Laughter the Best Medicine for Bob Saget’s Personal Pain

Bob Saget

Bob Saget likes to tell the story about the dying old man who gets out of bed and goes into the kitchen for a sandwich. Just as he’s about to take a bite, his wife slaps his hand.

“That’s for the shiva,” she scolds him.

Sadly, it’s a story Saget, who’ll bring his standup comedy act to the Keswick Theatre in Glenside on March 30, knows all too well. Many of his family members are gone, several dying at an early age.

That may explain why Saget — a Philadelphia native who graduated from Abington High School and went to Temple University — made his career in comedy.

No, he’s not the proverbial clown laughing on the outside to keep from crying on the inside. But all that loss made an impact.

“The tragedy I’ve dealt with goes into what my stand-up act is now,” said the 60-year-old Saget. “It also defined me with how I dealt with life.”

You probably won’t hear much of the sad side of Saget when he steps onstage next week. Rather, you’ll get more of the fun-loving side of the star of Full House and the onetime host of America’s Funniest Home Videos.

“It’ll be interesting to come back home,” said Saget, who’ll come to Philly a day before his show to be at Temple when the university renames its media and communications school in honor of Lew Klein, the man who got Saget his first break in show business. “I used to go to the movies [at the Keswick] with my friend. Then I took a girlfriend there. We ended up married … and had three kids.”

Growing up, the Sagets lived in Northwest Philadelphia, where father Ben ran the meat department for Food Fair and Pantry Pride. When Ben Saget got a new job, the family moved to Norfolk, Va., for a decade.

From there, it was on to L.A. for most of Saget’s high school years until the Sagets did an about-face and returned to Abington in time for him to graduate. For college, Saget was the typical Temple commuter, taking public transportation while living at home. He’d already figured out that entertainment was his bag: comedy, singing and filmmaking.

“I opened for Frank Stallone at Stars, Stephen Starr’s old restaurant,” he said. “I did improv at the University of Pennsylvania and hung out with a bunch of guys called the Mixed Nuts. And I won the student Oscar for Through Adam’s Eyes, about my nephew who had his face reconstructed.”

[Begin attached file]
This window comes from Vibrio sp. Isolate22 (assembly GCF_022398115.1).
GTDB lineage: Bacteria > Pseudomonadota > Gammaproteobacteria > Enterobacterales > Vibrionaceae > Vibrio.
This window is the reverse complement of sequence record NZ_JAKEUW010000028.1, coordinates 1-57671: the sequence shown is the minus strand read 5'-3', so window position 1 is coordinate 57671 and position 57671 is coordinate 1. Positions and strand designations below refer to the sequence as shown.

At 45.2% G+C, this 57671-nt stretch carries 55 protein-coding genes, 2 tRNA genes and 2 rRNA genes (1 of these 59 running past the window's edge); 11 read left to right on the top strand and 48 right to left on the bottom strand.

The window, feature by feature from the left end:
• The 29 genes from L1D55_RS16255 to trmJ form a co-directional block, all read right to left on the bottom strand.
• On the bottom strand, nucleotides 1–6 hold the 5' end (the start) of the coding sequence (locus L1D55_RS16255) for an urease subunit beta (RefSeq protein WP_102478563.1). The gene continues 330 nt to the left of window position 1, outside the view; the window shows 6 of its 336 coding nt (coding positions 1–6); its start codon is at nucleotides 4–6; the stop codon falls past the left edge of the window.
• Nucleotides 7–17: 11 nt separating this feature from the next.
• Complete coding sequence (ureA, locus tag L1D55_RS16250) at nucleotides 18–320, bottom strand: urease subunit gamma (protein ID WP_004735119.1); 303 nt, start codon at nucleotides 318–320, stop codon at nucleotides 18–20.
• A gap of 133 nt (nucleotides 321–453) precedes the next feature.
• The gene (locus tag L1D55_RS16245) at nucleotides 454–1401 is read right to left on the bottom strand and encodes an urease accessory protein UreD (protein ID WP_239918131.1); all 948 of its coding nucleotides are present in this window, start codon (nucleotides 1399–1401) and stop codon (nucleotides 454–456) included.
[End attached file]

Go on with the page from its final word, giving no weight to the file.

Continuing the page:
He still has friends in the area, like dentist Sam Domsky.

“We met in college,” recalled Domsky, Saget’s former Mixed Nuts’ sidekick. “I wrote comedy for a bunch of male performers at Penn, while he did song parodies at coffee shops.

“I remember being somewhere listening to him doing stand-up and one of my buddies saying, ‘Someday, this guy’s going to be famous.’”

It hardly happened overnight, though. Saget enrolled at film school at the University of Southern California, but didn’t last long.

“I quit after a couple of days,” he told the Saturday Evening Post in 1990. “I was a cocky, overweight 22-year-old. Then I had a gangrenous appendix taken out, almost died and I got over being cocky or overweight.”

It would be a few years before he found success, though, which included performing at L.A’.s famed Comedy Store and The Improv and taking classes at The Groundlings, where his classmates included Kevin Costner and Barbi Benton.

But after spending six months telling jokes on PBS’ Morning Show, Full House came along. Saget’s career, which has included stints on HBO’s Entourage, a few short-lived sitcoms and his 2014 book Dirty Daddy: The Chronicles of a Family Man Turned Filthy Comedian has been busy ever since.

He’s also played on Broadway, both in a musical, The Drowsy Chaperone, and in the drama Hand to God.

Aside from his stand-up tour, he’s preparing to direct and star in Jake, a film about a 15-year-old crystal methamphetamine addict who goes through a family intervention.

But whatever he’s doing, the pain of what he’s lost is never forgotten.

That’s why he’s on the board of the Scleroderma Research Foundation (SRF), which researches the incurable autoimmune disease that killed his sister Gay at 47.

(His other sister, Andrea, died of a brain aneurysm at 34 some years before.)

“I love doing charity stuff,” said Saget. “But it’s nice to come home.”

As much as he looks forward to his visit, Saget is distressed by the cemetery vandalism in his hometown.

“It breaks my heart to see what’s happening now,” he said. “I’m a human being, and I care about all people. To hear about atrocities at a grave site — I have family at Roosevelt [Memorial Park], which is nearby. The first thing I want to do when I get back there is go out and fix a bunch of headstones.

“It’s disgusting how people can act like that because of someone’s religion or race,” he added. “We deal with persecution no matter who and what we are.”

At the Keswick show, Saget will delve into more sober material than he has in the past, having toned down his stand-up since his 2014 Grammy-nominated special That’s What I’m Talkin’ About, which aired on Showtime.

“There’s a lot of serious stuff, like about my mother passing away a few years ago,” Saget said, “but there’s a lot of comedy and a lot of Jewish humor.

“I have more pride now than before about being a Jew,” he continued. “It’s what I am. I’m not very observant, but I like the traditions. And, at this time, when it feels like a fuse is being lit because of ignorance and lack of caring for your fellow man, I show my love through my comedy.”

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